Technology Web Site

  • Increase font size
  • Default font size
  • Decrease font size
Home Motor Control DC Motors Series DC Motors

Series DC Motors

E-mail Print PDF

Series DC Motor

Like any other motor, series motors convert electrical energy to mechanical energy. Its operation is based on simple electromagnetic principle by which when the magnetic field created around a current carrying conductor interacts with an external magnetic field, a rotational motion is generated.

Parts and Principles of operation of a Series DC Motor

A DC series motor has all the 6 fundamental components-axle, rotor (armature), stator, commutator, field magnet(s) and brushes-that are present in a generic DC motor. The motor casing where two or more electromagnet pole pieces are housed forms the stationary part of the motor, the stator. The armature, windings on a core, electrically connected to the commutator comprise the rotor. Rotor has a central axle about which the rotor rotates in relation to the stator. Power is supplied to the armature windings through the stationary brushes touching the rotating commutator.


A typical DC motor layout is given in the following diagram:

Series Motor - Electrical Diagram

In series motors stator windings and field windings are connected in series with each other. As a result the field current and armature current are equal. Heavy currents flow directly from the supply to the field windings. To carry this huge load, field windings are very thick and have few turns. Usually copper bars form stator windings. These thick copper bars dissipate heat generated by the heavy flow of current very effectively.


Note that the stator field windings S1-S2 are in series with the rotating armature A1-A2.

In a series motor electric power is supplied between one end of the series field windings and one end of the armature. When voltage is applied, current flows from power supply terminals through the series winding and armature winding. The large conductors present in the armature and field windings provide the only resistance to the flow of this current. Since these conductors are so large, their resistance is very low. This causes the motor to draw a large amount of current from the power supply. When the large current begins to flow through the field and armature windings, the coils reach saturation that results in the production of strongest magnetic field possible.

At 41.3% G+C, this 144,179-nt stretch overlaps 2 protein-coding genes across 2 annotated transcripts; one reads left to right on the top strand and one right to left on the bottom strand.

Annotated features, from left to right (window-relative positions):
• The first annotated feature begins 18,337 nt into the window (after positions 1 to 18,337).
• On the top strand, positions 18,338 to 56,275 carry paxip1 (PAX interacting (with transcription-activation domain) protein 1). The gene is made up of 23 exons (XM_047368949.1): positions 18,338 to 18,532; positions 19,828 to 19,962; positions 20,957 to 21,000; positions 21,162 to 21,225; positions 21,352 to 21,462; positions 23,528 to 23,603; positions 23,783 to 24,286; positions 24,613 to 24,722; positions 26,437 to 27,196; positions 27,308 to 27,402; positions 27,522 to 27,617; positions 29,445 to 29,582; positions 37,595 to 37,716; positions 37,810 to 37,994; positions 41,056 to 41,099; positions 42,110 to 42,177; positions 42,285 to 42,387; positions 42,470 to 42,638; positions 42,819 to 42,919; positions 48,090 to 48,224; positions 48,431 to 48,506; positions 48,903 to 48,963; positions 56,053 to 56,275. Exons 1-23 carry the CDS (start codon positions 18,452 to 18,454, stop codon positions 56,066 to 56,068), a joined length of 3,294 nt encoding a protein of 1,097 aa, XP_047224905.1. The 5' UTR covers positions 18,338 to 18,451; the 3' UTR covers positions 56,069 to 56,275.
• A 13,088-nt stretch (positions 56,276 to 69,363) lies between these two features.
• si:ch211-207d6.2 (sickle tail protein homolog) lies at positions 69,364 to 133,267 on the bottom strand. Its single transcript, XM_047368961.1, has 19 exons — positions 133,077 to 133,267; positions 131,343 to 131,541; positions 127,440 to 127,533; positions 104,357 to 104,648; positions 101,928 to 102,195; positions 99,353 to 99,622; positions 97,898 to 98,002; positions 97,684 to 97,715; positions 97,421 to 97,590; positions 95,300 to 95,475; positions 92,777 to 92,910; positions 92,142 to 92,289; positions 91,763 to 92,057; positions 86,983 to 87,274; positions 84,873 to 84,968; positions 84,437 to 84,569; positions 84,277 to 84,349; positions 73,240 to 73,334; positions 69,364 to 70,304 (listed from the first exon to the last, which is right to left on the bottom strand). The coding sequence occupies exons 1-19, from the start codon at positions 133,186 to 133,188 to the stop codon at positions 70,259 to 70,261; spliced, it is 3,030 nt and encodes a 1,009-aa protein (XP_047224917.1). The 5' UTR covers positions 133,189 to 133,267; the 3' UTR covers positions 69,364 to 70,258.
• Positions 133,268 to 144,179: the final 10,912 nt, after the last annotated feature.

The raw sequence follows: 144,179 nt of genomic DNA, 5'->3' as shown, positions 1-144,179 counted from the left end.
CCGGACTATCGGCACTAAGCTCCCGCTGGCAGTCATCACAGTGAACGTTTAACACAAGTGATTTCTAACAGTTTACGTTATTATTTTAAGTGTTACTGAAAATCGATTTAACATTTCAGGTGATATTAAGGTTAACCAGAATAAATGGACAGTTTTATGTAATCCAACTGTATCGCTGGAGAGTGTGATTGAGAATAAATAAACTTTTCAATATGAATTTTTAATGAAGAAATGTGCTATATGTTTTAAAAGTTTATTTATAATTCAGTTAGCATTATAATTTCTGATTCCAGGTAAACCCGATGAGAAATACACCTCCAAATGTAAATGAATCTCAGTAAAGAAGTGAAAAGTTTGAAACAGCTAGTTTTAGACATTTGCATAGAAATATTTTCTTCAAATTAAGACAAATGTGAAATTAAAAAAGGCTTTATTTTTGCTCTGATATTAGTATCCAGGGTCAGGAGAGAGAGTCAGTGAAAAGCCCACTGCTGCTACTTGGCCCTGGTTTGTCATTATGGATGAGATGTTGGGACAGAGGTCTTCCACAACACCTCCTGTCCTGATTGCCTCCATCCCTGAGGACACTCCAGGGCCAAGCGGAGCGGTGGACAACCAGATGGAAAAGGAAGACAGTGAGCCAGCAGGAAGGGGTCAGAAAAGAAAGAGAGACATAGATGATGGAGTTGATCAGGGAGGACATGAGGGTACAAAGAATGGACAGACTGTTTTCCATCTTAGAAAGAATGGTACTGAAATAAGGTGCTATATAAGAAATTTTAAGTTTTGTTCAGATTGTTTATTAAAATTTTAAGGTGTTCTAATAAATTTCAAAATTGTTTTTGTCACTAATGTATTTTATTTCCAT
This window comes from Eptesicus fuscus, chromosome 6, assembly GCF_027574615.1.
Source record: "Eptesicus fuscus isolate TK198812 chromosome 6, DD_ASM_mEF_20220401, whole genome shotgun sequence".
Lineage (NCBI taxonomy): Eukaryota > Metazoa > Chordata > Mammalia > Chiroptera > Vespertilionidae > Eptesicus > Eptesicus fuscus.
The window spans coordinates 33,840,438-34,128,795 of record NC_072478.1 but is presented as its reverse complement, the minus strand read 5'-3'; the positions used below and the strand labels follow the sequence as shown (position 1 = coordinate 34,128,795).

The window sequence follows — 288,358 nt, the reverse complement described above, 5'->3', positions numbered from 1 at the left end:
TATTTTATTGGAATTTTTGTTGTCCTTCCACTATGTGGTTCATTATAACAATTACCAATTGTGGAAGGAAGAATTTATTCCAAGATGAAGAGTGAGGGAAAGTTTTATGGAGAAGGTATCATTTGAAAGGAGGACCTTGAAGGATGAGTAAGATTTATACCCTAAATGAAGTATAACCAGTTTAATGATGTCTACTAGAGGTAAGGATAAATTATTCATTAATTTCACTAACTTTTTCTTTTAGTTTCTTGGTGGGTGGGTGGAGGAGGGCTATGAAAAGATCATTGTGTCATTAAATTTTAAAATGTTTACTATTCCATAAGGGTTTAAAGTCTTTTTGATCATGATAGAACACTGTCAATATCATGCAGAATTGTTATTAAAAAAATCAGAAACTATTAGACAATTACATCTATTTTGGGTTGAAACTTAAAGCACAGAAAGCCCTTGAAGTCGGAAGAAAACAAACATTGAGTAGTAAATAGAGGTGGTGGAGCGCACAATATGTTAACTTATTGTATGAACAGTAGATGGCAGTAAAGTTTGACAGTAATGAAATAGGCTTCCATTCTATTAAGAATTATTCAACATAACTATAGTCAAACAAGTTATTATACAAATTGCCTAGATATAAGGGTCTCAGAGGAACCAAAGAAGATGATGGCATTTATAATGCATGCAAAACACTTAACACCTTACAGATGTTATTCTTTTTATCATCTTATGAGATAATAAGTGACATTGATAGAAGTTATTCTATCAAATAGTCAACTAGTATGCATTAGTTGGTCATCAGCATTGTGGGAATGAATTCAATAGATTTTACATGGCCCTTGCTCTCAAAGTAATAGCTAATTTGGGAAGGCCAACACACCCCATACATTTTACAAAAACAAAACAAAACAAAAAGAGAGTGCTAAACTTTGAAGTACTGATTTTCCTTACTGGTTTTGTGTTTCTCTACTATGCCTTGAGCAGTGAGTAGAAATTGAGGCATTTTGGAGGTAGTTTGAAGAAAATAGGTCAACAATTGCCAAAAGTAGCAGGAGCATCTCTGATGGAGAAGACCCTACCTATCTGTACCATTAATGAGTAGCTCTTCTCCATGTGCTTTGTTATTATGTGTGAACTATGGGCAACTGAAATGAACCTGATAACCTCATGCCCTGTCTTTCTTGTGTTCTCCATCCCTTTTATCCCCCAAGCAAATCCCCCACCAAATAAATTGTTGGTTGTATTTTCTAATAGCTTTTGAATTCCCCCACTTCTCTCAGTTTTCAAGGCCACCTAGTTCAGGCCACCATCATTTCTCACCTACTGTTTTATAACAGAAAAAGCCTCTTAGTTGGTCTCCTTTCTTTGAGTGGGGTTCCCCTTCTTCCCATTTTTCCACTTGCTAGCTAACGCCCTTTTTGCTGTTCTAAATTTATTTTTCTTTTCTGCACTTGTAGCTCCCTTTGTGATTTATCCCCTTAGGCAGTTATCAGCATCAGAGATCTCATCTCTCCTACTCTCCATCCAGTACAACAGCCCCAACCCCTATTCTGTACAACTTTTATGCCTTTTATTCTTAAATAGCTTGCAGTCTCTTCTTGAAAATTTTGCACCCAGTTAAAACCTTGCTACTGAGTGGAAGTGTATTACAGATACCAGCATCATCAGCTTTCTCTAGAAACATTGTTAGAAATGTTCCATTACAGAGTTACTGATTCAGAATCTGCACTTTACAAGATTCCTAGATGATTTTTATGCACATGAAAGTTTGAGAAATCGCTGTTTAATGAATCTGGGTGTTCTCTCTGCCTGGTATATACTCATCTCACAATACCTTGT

The strength of these magnetic fields provides the armature shafts with the greatest amount of torque possible. The large torque causes the armature to begin to spin with the maximum amount of power and the armature starts to rotate.

Speed of DC Series Motors

In series motors, a linear relationship exist between the current flowing through the field windings and the amount of torque produced. As heavy currents flow through the very thick series field windings, large torques are produced in series motors. This feature makes series motors to be used as starter motors for industrial applications. Series motors can move comparatively heavier shaft loads. A series motor can start an automobile’s engine by drawing a heavy current of 500A. In a factory series motors can help operate huge cranes by carrying several thousands of amperes. Series motors generally operate for a very less duration, about only a few seconds, just for the starting purpose.

Series Motor Speed Control

Motor speed control is achieved by controlling the voltage applied to the motor. This essentially controls the torque developed by the motor. To increase the speed of a series DC motor a low resistance is placed in parallel with the series field. This shunt resistance lowers the field current, which produces a drop in magnetic flux and an increase in speed. To lower the speed an external resistance is connected in series with the field and the armature. This results in armature voltage reduction and a fall in speed.

When the armature speed increases the field current reduces, reducing the induced back emf. This results in further increase in speed and virtually there is no upper speed limit. So running a series wound motor with no load is very risky, as it can accelerate to destruction.


Installing and wiring a series DC motor is very simple and easy. If the motor will rotate in only one direction, it can be connected permanently to a manual handle starter. If the motor needs its direction to be changed frequently it should be connected with a reversing starter. Troubleshooting series motors is not so complex.


Series Motors can generate huge turning force, the torque, from its idle state. This characteristic makes series motors suitable for small electrical appliances, mobile electric equipments, hoists, winches etc. Series motors are not suitable when a constant speed is required. The reason is that the speed of series motors varies greatly with varying load. Regulating the speed of series motors is also not an easy process to implement.

Advantages of DC series motors

• Huge starting torque
• Simple Construction
• Designing is easy
• Maintenance is easy
• Cost effective

Universal Motor

Series Motors are widely termed universal motors. They operate equally well from either an AC voltage source or a DC voltage source.
Last Updated ( Friday, 10 April 2009 10:52 )